Nearly a third of chief executive officers (CEOs) expect to hire more workers in the next three months on improving business activity, stemming rampant job losses that had been seen in the coronavirus environment.
About 26.7 per cent of CEOs that took part in the Central Bank of Kenya (CBK) May survey said they will increase the number of full-time employees on the back of growing sales as customer orders increase.
The majority (62.2) per cent of the CEOs expect to retain their current staff numbers as economic activities rise, while 2.2 per cent expect to cut workforce in the next three months.
“Most CEOs expect business activity to strengthen in the third quarter. Respondents in the services and manufacturing sectors were the most optimistic with the majority reporting a general upward trend in business activity,” said CBK.
The latest survey findings—drawn from firms mostly employing between 100 and 500 workers—marks an improvement from the 10.6 per cent CEOs that had hired more workers in the second quarter as 14.9 per cent actually laid off.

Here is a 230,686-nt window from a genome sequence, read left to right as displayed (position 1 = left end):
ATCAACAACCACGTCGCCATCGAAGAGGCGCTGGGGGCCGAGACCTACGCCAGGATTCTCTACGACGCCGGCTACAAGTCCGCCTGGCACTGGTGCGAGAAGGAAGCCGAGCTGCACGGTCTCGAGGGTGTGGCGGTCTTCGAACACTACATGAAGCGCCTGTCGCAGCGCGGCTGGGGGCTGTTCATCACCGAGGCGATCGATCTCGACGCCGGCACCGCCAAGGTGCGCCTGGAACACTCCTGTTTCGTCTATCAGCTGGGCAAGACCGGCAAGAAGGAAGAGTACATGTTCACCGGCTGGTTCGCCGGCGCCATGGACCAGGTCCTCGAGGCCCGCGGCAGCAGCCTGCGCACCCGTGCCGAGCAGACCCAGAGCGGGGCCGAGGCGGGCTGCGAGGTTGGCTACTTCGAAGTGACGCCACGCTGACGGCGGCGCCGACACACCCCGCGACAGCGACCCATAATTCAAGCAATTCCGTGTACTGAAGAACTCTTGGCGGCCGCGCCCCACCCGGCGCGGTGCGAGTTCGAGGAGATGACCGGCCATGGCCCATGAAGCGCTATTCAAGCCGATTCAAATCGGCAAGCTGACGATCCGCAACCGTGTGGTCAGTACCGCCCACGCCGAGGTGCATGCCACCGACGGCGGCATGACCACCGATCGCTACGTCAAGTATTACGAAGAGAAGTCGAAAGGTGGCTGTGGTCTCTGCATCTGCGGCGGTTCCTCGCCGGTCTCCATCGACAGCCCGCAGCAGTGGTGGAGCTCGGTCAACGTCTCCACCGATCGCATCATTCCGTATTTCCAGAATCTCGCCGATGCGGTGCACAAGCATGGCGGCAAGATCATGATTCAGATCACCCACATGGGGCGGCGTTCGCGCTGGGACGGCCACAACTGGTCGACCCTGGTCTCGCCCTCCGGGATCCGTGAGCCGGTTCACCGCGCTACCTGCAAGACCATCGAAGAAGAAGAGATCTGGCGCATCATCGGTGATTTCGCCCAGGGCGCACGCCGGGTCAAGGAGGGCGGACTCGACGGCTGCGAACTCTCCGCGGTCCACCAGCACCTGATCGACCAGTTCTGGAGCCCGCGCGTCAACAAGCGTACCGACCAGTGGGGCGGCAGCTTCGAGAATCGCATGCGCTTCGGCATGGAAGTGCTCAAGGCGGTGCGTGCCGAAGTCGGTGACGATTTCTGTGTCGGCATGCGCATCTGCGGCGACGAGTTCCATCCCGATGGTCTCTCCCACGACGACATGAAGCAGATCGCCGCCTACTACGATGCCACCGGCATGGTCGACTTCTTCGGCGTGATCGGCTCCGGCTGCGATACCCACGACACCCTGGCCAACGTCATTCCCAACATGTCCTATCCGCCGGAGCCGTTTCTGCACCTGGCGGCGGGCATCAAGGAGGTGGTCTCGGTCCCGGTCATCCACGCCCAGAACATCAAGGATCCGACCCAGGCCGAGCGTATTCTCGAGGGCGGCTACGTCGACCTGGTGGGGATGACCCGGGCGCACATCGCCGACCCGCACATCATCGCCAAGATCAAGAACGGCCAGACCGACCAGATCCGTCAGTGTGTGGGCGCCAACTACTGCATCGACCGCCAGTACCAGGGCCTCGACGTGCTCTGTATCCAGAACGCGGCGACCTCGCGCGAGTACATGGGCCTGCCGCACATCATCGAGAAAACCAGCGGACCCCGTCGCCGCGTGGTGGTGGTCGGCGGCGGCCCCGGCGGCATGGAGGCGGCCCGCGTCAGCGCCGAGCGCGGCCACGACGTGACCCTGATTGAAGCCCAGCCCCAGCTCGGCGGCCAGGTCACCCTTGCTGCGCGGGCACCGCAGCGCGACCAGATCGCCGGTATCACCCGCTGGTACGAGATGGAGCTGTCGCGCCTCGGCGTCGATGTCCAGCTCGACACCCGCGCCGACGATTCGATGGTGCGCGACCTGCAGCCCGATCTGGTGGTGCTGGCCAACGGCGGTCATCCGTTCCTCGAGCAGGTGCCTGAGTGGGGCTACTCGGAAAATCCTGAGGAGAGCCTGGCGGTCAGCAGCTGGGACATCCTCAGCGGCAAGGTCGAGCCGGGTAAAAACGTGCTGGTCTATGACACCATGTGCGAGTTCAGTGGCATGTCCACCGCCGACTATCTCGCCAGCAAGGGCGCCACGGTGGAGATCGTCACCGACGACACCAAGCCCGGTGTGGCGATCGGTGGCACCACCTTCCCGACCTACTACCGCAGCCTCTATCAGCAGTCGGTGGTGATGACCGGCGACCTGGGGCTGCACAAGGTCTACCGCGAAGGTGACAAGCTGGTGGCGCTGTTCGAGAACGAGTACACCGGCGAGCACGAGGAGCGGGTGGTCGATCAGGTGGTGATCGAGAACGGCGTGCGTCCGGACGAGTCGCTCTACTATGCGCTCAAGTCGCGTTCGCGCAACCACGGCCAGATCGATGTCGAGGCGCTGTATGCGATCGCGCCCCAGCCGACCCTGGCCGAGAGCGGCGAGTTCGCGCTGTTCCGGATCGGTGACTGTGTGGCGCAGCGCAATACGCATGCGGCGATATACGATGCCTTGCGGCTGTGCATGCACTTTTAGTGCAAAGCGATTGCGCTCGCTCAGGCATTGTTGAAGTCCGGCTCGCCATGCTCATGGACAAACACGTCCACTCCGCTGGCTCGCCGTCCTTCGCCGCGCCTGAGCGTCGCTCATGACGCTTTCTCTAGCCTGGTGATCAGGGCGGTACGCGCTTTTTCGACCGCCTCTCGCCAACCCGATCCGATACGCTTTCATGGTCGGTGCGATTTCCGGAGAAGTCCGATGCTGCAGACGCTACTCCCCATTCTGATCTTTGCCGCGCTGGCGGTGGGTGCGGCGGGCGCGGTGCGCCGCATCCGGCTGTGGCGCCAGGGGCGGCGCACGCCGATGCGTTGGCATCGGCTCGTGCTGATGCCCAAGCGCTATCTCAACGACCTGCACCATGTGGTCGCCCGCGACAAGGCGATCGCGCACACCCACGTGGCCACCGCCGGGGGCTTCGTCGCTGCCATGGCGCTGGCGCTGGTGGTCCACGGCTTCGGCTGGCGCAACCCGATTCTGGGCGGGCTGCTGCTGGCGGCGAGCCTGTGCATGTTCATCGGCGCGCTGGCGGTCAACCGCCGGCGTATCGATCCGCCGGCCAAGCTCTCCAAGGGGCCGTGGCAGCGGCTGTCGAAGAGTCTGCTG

Most firms cited a highly skilled workforce as their top strength in delivering good customer service.
About 1.72 million workers lost jobs in three months to June when Kenya imposed a lockdown to curb the spread of the coronavirus and recovery has been slow with salary cuts persisting in many sectors.
Some 22 per cent of the CEOs had laid-off workers in the first quarter of the year as the State’s Covid-19 control measures hurt the demand for goods and services. However, the May survey has revealed increased optimism by responding CEOs on factors such as continued reopening of the economy, rollout of the vaccination programme and access to East African Community (EAC) market.
“This optimism was mainly attributed to expected post-Covid-19 bounce-back, businesses shifting to more digitisation and anticipated increase in exports following improved relations in the EAC countries,” noted CBK.
The CEOs cited a more predictable tax regime, pro-growth taxation policy and faster processing of tax refunds as the key issues they would like the State to address in order to sustain growth.
Markit Stanbic Bank Kenya Purchasing Managers’ Index (PMI) had showed Kenya’s employment market conditions darkened in April as private firms cut jobs for the first time in seven months.
The firms were hurt by month-long curbs on travel and longer nighttime curfews in the capital Nairobi and four surrounding counties to control the spread of Covid-19.
Under the restrictions imposed in March but relaxed on May 1, Nairobi, Kiambu, Machakos, Kajiado and Nakuru were treated as one zone, with residents barred from travelling to other areas.
The State had also suspended in-person schooling and church services, closed bars and restricted restaurants to takeaway services.